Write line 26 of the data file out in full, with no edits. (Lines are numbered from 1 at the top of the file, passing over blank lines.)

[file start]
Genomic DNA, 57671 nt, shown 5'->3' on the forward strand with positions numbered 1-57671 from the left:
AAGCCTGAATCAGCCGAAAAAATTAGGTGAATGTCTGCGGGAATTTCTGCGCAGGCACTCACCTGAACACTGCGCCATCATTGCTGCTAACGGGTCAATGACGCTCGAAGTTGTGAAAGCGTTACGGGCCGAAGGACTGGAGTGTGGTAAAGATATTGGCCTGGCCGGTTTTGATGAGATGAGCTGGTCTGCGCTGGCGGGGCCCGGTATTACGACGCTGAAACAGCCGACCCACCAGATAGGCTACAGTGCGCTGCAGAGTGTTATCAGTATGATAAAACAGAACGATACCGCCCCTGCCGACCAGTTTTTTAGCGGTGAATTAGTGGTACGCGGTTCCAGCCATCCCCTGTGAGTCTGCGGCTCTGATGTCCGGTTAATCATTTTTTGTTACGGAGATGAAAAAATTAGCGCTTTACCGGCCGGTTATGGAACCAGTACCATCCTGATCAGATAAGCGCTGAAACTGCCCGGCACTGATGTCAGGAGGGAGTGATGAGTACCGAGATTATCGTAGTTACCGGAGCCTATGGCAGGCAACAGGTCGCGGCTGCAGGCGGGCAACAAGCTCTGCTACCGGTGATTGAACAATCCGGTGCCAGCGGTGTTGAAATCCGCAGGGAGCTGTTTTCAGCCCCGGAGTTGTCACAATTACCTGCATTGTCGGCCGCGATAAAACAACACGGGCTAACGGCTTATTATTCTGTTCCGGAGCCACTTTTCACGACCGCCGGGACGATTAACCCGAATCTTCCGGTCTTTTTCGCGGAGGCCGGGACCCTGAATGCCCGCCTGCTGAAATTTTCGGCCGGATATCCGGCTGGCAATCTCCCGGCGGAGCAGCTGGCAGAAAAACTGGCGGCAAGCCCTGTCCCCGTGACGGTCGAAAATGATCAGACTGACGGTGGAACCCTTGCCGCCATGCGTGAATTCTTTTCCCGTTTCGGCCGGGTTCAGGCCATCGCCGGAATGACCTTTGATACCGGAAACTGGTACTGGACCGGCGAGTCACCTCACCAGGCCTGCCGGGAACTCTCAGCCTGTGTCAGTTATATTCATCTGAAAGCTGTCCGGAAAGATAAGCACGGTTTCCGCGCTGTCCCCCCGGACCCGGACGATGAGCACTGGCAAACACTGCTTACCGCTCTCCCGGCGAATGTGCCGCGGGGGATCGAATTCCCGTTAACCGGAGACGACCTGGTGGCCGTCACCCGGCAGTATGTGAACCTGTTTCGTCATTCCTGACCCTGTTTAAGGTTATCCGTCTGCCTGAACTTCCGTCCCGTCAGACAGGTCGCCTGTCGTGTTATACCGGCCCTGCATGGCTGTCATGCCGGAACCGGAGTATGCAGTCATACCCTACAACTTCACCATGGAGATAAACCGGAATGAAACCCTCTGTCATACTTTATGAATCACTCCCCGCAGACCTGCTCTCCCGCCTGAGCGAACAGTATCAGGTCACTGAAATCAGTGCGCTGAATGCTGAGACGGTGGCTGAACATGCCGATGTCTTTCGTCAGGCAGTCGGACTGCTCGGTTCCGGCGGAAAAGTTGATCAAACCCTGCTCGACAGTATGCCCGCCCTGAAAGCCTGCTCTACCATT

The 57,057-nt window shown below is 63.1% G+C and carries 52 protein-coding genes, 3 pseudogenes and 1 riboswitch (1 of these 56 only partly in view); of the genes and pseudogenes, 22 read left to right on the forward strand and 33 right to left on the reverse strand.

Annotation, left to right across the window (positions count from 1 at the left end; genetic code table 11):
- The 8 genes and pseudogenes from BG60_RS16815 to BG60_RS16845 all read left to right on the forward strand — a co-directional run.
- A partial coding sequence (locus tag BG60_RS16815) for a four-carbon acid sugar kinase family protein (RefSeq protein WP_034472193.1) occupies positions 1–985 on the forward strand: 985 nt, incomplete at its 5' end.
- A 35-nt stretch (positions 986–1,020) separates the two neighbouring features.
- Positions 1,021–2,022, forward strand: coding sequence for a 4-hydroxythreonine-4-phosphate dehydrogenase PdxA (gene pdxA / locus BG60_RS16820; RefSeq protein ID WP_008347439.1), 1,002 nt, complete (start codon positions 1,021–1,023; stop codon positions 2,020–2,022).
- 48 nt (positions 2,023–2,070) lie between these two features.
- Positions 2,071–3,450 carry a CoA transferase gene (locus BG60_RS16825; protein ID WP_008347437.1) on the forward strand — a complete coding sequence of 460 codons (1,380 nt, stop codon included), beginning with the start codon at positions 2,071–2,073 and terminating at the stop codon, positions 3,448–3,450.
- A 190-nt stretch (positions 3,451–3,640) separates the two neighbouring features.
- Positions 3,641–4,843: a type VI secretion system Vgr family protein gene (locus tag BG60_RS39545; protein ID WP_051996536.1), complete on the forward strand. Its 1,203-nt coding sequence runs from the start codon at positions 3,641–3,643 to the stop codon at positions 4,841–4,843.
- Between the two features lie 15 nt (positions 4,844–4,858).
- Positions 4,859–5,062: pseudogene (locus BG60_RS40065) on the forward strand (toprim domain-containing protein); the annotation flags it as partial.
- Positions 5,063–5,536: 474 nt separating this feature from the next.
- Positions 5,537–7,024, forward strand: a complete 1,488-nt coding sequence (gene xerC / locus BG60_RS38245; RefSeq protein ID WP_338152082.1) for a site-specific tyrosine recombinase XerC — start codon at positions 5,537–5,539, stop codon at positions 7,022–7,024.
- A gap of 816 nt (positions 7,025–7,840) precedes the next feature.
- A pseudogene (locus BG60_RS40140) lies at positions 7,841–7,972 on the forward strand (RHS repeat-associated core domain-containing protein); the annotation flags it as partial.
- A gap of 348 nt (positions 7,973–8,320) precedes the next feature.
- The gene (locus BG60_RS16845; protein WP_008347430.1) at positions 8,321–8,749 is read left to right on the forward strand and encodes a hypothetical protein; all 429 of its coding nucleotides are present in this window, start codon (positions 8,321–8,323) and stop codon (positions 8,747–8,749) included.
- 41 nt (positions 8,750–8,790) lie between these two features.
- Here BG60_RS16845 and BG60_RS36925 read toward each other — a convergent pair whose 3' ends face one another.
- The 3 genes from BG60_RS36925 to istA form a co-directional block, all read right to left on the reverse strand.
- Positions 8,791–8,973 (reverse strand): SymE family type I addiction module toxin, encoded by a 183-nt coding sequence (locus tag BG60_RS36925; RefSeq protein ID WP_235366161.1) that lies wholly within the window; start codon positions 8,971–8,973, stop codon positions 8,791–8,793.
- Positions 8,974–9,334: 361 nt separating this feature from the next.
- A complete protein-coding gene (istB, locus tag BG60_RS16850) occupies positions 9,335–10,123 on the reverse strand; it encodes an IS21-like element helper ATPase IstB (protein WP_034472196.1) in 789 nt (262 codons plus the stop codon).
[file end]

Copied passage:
- A complete protein-coding gene (istB, locus tag BG60_RS16850) occupies positions 9,335–10,123 on the reverse strand; it encodes an IS21-like element helper ATPase IstB (protein WP_034472196.1) in 789 nt (262 codons plus the stop codon).